Figure 2. Longitudinal energy profiles reconstruction with Geant4 from charged-pions-induced showers in a highly-segmented silicon-tungsten calorimeter. Left: Geant4 predictions of several versions released from 2017 to 2020, to perform the regression testing of the Geant4 recommended (for HEP applications) set of physics processes, the FTFP_BERT Physics List, indicating a good improvement in the recent physics modeling. Right: Comparing the FTFP_BERT Physics List prediction with the one from the (experimental) FTFP_INCLXX Physics List for which the data-to-MC tension at the longitudinal shower maximum is largely restored.
The figure above is a good example of Geant4 validation on thick targets: it shows the longitudinal energy profile of charged-pion-induced showers in a highly-segmented silicon-tungsten calorimeter. The left plot illustrates the Geant4 predictions for several versions for the same set of physics process; the right plot compares two different physics lists.
In the present era of precision tests of the Standard Model - which will reach its climax during the HL-LHC - and of intense design studies for the next high-energy collider, simulations are going to play an increasingly key role, with stringent requirements on both their two main components, Monte Carlo event generators and detector simulations. In this context, Geant4 is required to remain a trustable, reliable and stable toolkit for detector simulations, while, at the same time, to undergo major improvements and evolutions in both physics accuracy and computational performance, in a constantly changing and heterogeneous hardware and software environment.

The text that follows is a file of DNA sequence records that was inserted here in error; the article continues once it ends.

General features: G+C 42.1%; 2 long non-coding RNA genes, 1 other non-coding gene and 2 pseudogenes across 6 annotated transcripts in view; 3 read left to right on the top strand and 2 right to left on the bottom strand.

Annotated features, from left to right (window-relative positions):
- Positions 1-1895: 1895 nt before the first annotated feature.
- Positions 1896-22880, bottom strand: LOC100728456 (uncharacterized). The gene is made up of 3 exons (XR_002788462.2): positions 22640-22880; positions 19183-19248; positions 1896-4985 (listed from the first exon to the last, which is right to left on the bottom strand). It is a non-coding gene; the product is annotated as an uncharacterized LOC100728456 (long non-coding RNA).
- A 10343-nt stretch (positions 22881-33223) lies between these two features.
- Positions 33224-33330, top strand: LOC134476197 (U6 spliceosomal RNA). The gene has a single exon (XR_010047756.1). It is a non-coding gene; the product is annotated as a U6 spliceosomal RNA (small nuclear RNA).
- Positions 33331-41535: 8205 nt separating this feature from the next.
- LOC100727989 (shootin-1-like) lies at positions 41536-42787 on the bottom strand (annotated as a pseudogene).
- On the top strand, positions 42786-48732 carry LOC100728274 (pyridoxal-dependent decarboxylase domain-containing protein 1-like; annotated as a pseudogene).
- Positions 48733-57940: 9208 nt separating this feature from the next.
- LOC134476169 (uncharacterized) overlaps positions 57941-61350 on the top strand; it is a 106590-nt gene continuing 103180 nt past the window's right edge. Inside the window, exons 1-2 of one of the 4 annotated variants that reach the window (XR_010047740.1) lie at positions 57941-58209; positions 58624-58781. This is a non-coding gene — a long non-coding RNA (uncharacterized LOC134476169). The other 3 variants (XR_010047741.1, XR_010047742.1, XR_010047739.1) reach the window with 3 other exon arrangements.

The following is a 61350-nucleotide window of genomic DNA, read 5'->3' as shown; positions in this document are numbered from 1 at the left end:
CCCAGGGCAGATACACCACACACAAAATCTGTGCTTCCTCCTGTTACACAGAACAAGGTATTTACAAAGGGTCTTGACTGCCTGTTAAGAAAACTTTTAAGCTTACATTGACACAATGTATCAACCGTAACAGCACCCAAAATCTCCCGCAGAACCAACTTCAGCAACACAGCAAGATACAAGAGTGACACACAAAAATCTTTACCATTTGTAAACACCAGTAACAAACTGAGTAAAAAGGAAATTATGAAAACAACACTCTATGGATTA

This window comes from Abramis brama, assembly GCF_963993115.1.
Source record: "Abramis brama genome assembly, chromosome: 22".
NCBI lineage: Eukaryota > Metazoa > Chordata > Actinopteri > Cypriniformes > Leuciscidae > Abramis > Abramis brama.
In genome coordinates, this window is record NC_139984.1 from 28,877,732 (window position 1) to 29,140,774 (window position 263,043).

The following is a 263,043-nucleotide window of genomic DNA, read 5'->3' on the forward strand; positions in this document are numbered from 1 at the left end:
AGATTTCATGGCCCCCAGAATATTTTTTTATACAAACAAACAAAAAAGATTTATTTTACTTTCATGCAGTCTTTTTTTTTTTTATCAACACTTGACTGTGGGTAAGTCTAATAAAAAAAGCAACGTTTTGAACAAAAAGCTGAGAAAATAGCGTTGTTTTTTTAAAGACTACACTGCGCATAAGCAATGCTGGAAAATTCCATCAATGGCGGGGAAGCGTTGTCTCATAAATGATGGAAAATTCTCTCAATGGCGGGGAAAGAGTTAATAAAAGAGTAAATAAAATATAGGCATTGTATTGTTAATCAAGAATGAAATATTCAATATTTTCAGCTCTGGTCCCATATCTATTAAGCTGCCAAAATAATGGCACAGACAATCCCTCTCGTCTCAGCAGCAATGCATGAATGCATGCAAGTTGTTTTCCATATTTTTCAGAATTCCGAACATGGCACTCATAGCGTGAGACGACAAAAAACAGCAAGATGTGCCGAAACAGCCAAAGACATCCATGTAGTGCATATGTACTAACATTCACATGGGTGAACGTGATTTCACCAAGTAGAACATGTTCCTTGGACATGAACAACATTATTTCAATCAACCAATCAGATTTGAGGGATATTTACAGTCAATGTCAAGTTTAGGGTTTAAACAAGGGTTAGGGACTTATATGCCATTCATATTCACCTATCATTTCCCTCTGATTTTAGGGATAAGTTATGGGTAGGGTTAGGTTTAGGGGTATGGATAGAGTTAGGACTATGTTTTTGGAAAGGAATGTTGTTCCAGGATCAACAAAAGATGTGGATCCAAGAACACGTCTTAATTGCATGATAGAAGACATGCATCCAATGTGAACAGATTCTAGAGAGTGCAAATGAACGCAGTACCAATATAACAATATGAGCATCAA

To achieve these seemingly contradicting requirements, it is essential to rely on a rich and diverse testing and validation suite, while exploring different ideas and a variety of possible solutions, concentrating the effort on the most promising directions, and rapidly integrating in the toolkit the approaches that demonstrate clear benefits. The much bigger datasets of the LHC experiments expected during the high-luminosity phase require larger (i.e. with more events) and better (i.e. more similar to real events) simulation samples.
To address these demanding requirements, simulation experts are working in three directions. First, improving both the accuracy and speed of detailed, full fidelity simulations by reviewing the algorithms and optimizing the code. Second, developing better and new fast, lower-fidelity simulations, such as the traditional parametrised shower and shower library techniques, as well as novel approaches based on Machine Learning. Third, exploring new computing architectures and accelerators, for instance trying to offload to GPUs the detailed simulations of electromagnetic showers in calorimeters, which take a significant fraction of the simulation time.
Besides these physics (i.e. more accurate simulations) and computational (i.e. more simulation events produced for a given computing budget) challenges, we are facing also a major human challenge, with many of the key Geant4 developers approaching retirement, and therefore the need of finding, training and ensuring stable positions for a new generation of young, motivated and talented simulation developers.